But more and more, as my children grow up and leave the house, I believe my answer would be…wherever they are!
I've been blessed to have most of my children and grandchildren living in the same area of Texas, all except my grandson who is serving in Afghanistan right now. If you could only tell aspiring novelists one thing, what would it be?
Getting published is not magic. You aren’t waiting to be “picked” like you would on school yard team. You don’t need to wait for fairy dust to be sprinkled upon you. Getting published is about learning your craft, developing a solid story that fits the market, networking to put your story in the right hands, and finally simply doing the hard work. If you are committed to stay the course, I believe you will eventually turn out a publishable story.
You’ve been asked to be in charge of a celebrity cruise. Who would you ask to take part, and why? (AS in what program, singers, etc. [it doesn’t have to be writing related])
Okay, music is easy – Michael Buble. I’d just ask him to follow me around (or rather, I’d follow him around) and sing.
I’d get Gerard Butler to speak because I love his accent. He can speak about anything, I don’t care. Maybe just read Robert Burns poetry. He could do our late night talks. Maybe I’d have him switch off with Matthew Goode. And Hugh Laurie. In fact, anyone with a British, Irish, or Scottish accent can come for free as long as they’re willing to read Scottish poetry.
I’d really like to hang out with Bonnie Hunt, so I’d ask her too, just because I think she’s hilarious. She doesn’t have to do anything – just sit at my table. Be my friend.
I suppose we should have someone motivational, so probably Dave Ramsey should come along and remind us not to buy the trinkets on shore unless we have set aside the cash to pay for them. Or maybe Joyce Meyer, she always has good things to say. They could do some breakout workshops.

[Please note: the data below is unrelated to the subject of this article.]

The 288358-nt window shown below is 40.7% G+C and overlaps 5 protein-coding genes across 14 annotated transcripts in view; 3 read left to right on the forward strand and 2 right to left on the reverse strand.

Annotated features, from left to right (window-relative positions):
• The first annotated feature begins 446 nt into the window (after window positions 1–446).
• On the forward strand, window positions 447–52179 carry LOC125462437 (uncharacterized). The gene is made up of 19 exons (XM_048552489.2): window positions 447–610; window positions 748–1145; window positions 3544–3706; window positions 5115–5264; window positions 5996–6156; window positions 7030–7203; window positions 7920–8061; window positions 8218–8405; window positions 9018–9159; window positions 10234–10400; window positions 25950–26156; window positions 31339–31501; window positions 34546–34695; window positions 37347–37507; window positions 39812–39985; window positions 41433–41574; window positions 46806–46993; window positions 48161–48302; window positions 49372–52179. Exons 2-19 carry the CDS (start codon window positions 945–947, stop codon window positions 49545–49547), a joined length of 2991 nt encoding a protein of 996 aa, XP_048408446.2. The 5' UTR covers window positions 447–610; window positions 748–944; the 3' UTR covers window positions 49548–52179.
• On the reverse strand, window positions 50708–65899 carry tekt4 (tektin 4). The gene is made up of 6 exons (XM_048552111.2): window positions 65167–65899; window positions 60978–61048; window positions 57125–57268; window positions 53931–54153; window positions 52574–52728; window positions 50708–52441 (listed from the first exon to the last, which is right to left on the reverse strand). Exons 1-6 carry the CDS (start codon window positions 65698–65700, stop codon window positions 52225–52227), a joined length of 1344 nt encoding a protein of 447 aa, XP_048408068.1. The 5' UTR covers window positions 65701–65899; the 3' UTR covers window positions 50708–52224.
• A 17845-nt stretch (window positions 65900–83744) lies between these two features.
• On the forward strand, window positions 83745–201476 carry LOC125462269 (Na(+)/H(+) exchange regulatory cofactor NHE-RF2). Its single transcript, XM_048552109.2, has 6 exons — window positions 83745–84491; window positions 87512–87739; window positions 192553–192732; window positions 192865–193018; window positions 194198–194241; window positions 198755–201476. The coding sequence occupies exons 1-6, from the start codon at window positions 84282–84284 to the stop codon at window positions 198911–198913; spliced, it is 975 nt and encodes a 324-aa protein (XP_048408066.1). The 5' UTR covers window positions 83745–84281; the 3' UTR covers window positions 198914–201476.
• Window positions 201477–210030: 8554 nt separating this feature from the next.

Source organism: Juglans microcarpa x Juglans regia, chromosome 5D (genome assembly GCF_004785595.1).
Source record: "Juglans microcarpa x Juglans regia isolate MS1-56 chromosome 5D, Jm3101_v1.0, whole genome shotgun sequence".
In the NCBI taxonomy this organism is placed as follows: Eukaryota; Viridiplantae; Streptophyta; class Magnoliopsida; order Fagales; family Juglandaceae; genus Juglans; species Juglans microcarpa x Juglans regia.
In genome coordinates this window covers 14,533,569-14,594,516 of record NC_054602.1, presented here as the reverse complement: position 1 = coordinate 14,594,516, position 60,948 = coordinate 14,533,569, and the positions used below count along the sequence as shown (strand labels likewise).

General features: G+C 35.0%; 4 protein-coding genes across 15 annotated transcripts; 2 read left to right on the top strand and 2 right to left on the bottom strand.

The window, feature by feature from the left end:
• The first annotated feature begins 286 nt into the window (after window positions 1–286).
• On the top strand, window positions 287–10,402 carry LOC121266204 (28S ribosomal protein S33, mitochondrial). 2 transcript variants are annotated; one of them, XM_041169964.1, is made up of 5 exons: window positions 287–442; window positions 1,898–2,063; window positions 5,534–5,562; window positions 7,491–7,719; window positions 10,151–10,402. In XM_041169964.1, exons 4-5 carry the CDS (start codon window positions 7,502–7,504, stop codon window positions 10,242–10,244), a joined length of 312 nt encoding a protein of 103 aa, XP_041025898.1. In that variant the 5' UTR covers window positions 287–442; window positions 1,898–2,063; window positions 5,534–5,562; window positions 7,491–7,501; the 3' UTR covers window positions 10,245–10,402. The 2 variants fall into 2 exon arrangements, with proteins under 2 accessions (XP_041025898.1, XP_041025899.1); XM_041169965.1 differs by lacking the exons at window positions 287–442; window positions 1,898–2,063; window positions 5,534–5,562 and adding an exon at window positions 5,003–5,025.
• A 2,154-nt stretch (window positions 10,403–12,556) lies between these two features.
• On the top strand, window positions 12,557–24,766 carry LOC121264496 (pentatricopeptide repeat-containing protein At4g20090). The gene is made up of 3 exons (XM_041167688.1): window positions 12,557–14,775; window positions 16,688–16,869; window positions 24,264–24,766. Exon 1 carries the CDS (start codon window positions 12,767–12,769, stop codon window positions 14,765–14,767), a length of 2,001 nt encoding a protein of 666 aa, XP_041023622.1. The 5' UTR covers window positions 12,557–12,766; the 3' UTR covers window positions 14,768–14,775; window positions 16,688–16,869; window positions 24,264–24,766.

I’d probably ask Gretchen Carlson from Fox and Friends because if I didn’t get television on the ship I’d miss out on her early morning banter and that would just upset my day. Besides, she’s Minnesotan, ‘nuf said. She could be our MC.
And for the entertainment? Jim Gaffigan. (You tube him. Seriously).
Could I also bring all the professional dancers from "Dancing with the Stars?" We’ll need some exercise, after all.
And Chef Ramsey. I don’t to talk to him – he scares me, but I do think we’d eat pretty well.
And, I’d like the band, Casting Crowns. For when Michael is tired. Because I love everything they sing.
Finally, I’d bring all my buddies from ACFW and My Book Therapy. Because we may not be celebrities, but they’re the people I’d really like to hang out with.
For sure I'd want to be on that cruise. Now tell us about the featured book.
During my research, I read a newspaper account about a woman who was moved because she heard hymn, sung in German (her native language) coming from inside the camp which was housed just across the street from her home. It made me realize that beneath the stamp of enemy just might be a fellow Christian, pressed into serving their country.
I also wanted to write an epistolary novel that explored the power of correspondence. I’d never written such a novel, and the challenge inspired me. I also wanted to write a story about a Daniel…a Christian caught in enemy territory. I think many Christians find themselves in “enemy” territory in their own country, and I fear America isn’t too far away from that. How then shall we live? I’m anxious to hear what readers think of Nightingale.
I can hardly wait to read it. Please give us the first page of the book.
Good night my dear,
You must never fear-
For your love is here,
And she’ll hide you from everything.
’cuz you, my dear,
You’re my everything,
You’re the song I sing